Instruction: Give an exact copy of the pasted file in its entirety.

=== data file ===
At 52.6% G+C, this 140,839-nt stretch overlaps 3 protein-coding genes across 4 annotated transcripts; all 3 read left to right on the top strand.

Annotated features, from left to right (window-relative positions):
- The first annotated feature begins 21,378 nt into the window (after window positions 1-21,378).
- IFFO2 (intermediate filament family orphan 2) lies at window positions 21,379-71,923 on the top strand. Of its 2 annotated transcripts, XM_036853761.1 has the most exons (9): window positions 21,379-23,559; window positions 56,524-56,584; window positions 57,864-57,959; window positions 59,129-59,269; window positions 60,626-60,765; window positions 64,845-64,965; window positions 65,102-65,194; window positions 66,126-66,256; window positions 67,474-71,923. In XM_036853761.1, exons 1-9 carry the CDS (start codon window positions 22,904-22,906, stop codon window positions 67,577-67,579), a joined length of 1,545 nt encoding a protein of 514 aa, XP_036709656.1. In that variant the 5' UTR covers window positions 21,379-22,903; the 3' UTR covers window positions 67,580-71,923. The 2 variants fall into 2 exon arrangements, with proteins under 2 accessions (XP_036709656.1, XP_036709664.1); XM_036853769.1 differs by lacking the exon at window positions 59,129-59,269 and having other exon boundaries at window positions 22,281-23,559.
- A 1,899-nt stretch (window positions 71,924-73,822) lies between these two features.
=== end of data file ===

At 52.6% G+C, this 140,839-nt stretch overlaps 3 protein-coding genes across 4 annotated transcripts; all 3 read left to right on the top strand.

Annotated features, from left to right (window-relative positions):
- The first annotated feature begins 21,378 nt into the window (after window positions 1-21,378).
- IFFO2 (intermediate filament family orphan 2) lies at window positions 21,379-71,923 on the top strand. Of its 2 annotated transcripts, XM_036853761.1 has the most exons (9): window positions 21,379-23,559; window positions 56,524-56,584; window positions 57,864-57,959; window positions 59,129-59,269; window positions 60,626-60,765; window positions 64,845-64,965; window positions 65,102-65,194; window positions 66,126-66,256; window positions 67,474-71,923. In XM_036853761.1, exons 1-9 carry the CDS (start codon window positions 22,904-22,906, stop codon window positions 67,577-67,579), a joined length of 1,545 nt encoding a protein of 514 aa, XP_036709656.1. In that variant the 5' UTR covers window positions 21,379-22,903; the 3' UTR covers window positions 67,580-71,923. The 2 variants fall into 2 exon arrangements, with proteins under 2 accessions (XP_036709656.1, XP_036709664.1); XM_036853769.1 differs by lacking the exon at window positions 59,129-59,269 and having other exon boundaries at window positions 22,281-23,559.
- A 1,899-nt stretch (window positions 71,924-73,822) lies between these two features.